It seemed like the vaccine would take up to a year to arrive.
Back in January, even though two COVID-19 mRNA vaccines had been authorized for emergency use and were being distributed, forecasts of when the shots would be available to the general public stretched deep into autumn 2021.
Distribution was slow, and that period — the final weeks of the Trump administration — left a pall hanging over the vaccine distribution effort.
Since then, however, the operation has turned around. What started off at hundreds of thousands of doses per day has steadily increased to more than two million per day.
New funding for state distribution, an increased federal presence in the distribution process under the Biden administration, and time to iron out kinks that appeared at the local level have all allowed the pace of vaccinations to go from a few hundred thousand a day up to 2.4 million a day.
“I don’t really know what the Trump administration had in mind or what they were planning as far as the vaccine, we only know what they said, which wasn’t a comprehensive vision,” Claire Hannan, head of the Association of Immunization Managers, told TPM.
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Experts described money as the biggest problem early in the vaccination campaign and the area in which actions by Congress and the Biden administration made the biggest difference in upping the speed at which Americans are vaccinated.
That problem stretched from the federal level on down to the local, with national associations representing vaccinators and public health departments demanding throughout 2020 that Congress appropriate money for the effort as local public health officials, like Guilford County, North Carolina’s Iulia Vann, tried to budget their way forward without being certain how much money would come.
“It’s disheartening to see that we don’t have that support to do our work without having to worry,” Vann told TPM in December.
Congress passed $8 billion in funding for vaccine distribution in the last days of December, and appropriated an additional $7.5 billion in the American Rescue Plan.
Part of the money has gone toward remedying long-standing problems like nursing and vaccinator shortages, allowing states and cities to scoop up and train people to do the inoculating.
More than enrolling private providers
But the Biden administration has also added capacity through national guard deployments and FEMA sites.
It’s a marked difference from the Trump administration’s strategy which, Hannan told TPM, focused on “enrolling private providers and that’s clearly not enough when you’re trying to vaccinate millions of people a day.”
The Biden administration has also ordered FEMA to reimburse states for 100 percent of COVID-19 and vaccine-related costs, an increase from the Trump administration rate of 75 percent. That’s given local officials more freedom to expand vaccination sites to the general public as criteria for who is eligible to get the shot expands.
The money, combined with the increased federal presence in the vaccine rollout, has made a difference at the local level.
New York City, for example, went from vaccinating around 9,000 people per day in December to running the country’s best-performing vaccination site at the Javits Center, which in March led the country three days in a row at 14,000 shots administered per day.
Other problems boiled down to unexpected refusals among nursing home staff and other medical workers to receive the vaccine, which complicated plans that initially expected that everyone would agree to get the shot. That came on top of pre-existing communication problems between government agencies responsible for moving the shot down to the local level.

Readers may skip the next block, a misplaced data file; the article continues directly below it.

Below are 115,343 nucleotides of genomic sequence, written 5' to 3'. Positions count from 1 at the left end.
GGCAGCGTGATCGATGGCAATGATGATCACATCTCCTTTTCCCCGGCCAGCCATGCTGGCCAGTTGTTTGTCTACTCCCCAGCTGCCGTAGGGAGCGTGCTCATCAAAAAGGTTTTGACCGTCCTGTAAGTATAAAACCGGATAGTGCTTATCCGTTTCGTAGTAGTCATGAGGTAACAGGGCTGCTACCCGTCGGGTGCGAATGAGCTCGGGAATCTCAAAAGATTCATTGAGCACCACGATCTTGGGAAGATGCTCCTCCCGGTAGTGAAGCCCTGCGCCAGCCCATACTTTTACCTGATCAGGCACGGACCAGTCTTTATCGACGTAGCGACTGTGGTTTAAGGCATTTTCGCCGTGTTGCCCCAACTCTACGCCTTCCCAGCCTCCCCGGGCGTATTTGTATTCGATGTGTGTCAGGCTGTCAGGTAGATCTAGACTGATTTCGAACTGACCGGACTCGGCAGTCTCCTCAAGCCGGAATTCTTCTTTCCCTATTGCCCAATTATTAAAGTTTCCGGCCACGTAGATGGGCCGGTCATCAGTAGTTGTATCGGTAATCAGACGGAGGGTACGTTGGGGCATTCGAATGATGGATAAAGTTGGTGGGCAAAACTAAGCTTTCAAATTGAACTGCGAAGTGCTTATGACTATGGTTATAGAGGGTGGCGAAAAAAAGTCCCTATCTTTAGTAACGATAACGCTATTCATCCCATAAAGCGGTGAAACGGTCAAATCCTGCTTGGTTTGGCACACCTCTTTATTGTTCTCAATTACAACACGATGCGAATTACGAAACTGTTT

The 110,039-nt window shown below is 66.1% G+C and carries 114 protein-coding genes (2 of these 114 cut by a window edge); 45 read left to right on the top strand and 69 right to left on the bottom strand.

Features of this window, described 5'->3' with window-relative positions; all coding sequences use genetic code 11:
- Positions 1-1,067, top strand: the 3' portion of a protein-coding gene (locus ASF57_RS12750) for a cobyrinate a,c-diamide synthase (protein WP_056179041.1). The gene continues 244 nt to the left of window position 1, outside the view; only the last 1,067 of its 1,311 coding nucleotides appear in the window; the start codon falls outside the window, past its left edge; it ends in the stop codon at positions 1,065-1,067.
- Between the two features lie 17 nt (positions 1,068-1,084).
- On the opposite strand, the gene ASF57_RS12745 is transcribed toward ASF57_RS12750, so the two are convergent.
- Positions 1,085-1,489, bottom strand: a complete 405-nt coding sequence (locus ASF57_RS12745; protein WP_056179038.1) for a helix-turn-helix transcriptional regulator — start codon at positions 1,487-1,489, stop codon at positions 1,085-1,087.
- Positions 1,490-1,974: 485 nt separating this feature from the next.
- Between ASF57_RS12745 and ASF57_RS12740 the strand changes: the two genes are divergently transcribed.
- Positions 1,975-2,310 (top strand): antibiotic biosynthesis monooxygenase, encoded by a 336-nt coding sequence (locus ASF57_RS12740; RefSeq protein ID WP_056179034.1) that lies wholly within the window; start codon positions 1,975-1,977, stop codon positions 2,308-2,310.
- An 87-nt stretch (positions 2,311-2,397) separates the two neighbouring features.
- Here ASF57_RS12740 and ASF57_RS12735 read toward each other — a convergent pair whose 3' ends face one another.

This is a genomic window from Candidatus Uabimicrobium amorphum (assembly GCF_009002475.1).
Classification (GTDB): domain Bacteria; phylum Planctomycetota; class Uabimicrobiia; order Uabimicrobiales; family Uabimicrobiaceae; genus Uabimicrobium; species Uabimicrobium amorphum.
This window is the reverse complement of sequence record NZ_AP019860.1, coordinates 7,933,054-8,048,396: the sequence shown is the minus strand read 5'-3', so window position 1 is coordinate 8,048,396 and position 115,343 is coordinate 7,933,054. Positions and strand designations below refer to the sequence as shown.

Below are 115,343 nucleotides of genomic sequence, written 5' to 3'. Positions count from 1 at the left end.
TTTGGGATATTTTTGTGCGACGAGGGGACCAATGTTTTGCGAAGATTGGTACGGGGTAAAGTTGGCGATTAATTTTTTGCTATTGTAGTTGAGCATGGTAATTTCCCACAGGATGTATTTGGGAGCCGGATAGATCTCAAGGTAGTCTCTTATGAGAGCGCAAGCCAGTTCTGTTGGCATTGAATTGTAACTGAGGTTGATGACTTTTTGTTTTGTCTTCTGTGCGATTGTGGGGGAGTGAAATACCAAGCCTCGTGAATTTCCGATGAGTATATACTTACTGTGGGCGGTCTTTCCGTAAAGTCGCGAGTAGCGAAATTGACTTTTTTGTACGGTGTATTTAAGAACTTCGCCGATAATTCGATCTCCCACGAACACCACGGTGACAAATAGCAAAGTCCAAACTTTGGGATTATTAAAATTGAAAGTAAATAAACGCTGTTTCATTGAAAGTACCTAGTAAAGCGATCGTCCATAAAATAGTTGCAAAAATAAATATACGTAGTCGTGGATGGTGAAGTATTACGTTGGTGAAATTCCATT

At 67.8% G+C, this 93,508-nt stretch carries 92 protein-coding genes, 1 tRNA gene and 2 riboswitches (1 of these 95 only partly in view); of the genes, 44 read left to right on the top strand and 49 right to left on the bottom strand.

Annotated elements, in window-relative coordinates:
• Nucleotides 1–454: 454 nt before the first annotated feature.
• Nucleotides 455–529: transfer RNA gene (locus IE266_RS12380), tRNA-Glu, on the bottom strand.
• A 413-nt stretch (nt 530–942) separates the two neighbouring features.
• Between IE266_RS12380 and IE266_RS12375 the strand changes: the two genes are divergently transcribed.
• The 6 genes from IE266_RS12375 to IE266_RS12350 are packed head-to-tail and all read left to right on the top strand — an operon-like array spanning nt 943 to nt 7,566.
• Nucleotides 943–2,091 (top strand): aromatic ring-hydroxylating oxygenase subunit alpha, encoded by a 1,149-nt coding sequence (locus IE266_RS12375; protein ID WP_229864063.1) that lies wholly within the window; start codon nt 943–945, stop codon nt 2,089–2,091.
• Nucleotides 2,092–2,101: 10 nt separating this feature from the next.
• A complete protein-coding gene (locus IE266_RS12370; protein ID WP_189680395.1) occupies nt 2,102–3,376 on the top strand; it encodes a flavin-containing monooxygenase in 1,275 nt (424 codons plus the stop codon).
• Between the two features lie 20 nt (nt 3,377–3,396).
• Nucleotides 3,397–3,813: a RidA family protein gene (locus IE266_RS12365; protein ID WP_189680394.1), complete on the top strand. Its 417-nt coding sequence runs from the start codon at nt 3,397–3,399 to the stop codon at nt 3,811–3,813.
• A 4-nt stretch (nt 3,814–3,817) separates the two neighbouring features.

“There was an issue with coordination between state, private and federal partners and in getting those vaccination programs running, more could have been done to get that ball rolling,” Josh Michaud, an epidemiologist at Kaiser Family Foundations, told TPM. “But the other group that was targeting for vaccinations was health care workers, and a lot of states had significant issues in vaccinating that population, without intervention on the private side.”
Early vaccination efforts were also plagued by kinks at the local level, part of which had to do with bureaucratic hiccups in registering vaccinators and which also had to do with managing the complicated logistics of taking the shots and delivering them.
“A lot of it was just working out the kinks,” Michaud added.
Another piece has to do with the phase of distribution that brings vaccine from the manufacturer’s warehouse on to the states.
This is the part of distribution — from pharmaceutical companies to the states — for which the Trump administration loudly look credit, and which began to experience serious problems in the first weeks of the rollout.
Emblematic of this was a mid-December mini-scandal over a decision by the Trump administration to cut state vaccine allocations by up to 50 percent in some cases. Though the reasons for this were complex, part of the confusion was due to a belief by the states that vaccine allocations provided by the Trump administration were final.
In fact, Trump officials said in December, states would only get final allocations the day before — adding on a huge logistical challenge to an already difficult situation.
The Biden administration has not completely solved that problem, but has significantly diminished it by agreeing to provide states with a minimum vaccine allocation three weeks before delivery.
“They’re really proactively giving states a floor three weeks out, but they’re not able to give them solid looks into upcoming weeks,” Hannan said.
She went on to say that though the pace had improved drastically, it’s a massively complex system.
“It’s much more complicated than it looks,” she added.